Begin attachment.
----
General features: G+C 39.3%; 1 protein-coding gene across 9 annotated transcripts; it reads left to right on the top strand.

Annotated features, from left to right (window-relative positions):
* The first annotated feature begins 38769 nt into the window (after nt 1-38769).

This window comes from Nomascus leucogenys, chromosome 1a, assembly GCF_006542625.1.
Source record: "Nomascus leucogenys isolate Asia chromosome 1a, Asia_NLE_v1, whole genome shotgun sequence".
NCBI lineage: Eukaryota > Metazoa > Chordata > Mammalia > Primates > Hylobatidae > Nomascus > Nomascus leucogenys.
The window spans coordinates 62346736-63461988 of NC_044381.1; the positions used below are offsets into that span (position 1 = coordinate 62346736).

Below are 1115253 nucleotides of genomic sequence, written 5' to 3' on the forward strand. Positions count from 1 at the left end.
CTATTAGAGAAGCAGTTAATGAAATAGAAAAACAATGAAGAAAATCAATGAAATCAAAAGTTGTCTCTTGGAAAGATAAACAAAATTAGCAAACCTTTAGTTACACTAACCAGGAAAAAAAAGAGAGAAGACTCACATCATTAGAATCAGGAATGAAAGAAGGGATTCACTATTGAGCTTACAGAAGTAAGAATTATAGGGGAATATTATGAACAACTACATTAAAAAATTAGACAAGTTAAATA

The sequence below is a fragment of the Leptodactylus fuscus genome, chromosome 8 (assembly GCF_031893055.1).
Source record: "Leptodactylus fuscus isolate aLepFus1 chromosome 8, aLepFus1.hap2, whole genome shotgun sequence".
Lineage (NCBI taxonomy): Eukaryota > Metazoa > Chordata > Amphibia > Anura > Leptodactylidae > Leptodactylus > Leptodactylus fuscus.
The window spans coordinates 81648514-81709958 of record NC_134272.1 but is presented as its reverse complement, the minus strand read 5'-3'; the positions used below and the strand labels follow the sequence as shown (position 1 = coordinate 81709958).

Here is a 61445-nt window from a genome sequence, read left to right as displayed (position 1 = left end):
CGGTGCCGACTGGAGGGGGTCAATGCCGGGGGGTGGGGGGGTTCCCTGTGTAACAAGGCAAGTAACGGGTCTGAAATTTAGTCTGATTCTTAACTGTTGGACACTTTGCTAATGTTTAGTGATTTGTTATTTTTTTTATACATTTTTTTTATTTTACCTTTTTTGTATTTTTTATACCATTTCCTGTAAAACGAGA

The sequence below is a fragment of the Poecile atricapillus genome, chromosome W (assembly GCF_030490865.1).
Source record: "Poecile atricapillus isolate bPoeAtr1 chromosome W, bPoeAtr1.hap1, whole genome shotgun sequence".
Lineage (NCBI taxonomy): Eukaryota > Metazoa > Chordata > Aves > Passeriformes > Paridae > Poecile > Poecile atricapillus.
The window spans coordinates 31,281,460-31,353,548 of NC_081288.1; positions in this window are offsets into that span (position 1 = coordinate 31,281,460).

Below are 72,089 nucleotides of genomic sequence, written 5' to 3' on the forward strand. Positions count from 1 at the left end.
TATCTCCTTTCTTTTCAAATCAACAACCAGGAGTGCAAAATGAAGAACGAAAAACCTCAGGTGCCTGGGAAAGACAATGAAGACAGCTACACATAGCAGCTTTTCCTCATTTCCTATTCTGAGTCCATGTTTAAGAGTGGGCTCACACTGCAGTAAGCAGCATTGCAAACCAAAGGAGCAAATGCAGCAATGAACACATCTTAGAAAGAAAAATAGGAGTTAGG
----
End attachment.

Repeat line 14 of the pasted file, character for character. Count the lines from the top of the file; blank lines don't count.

Here is a 61445-nt window from a genome sequence, read left to right as displayed (position 1 = left end):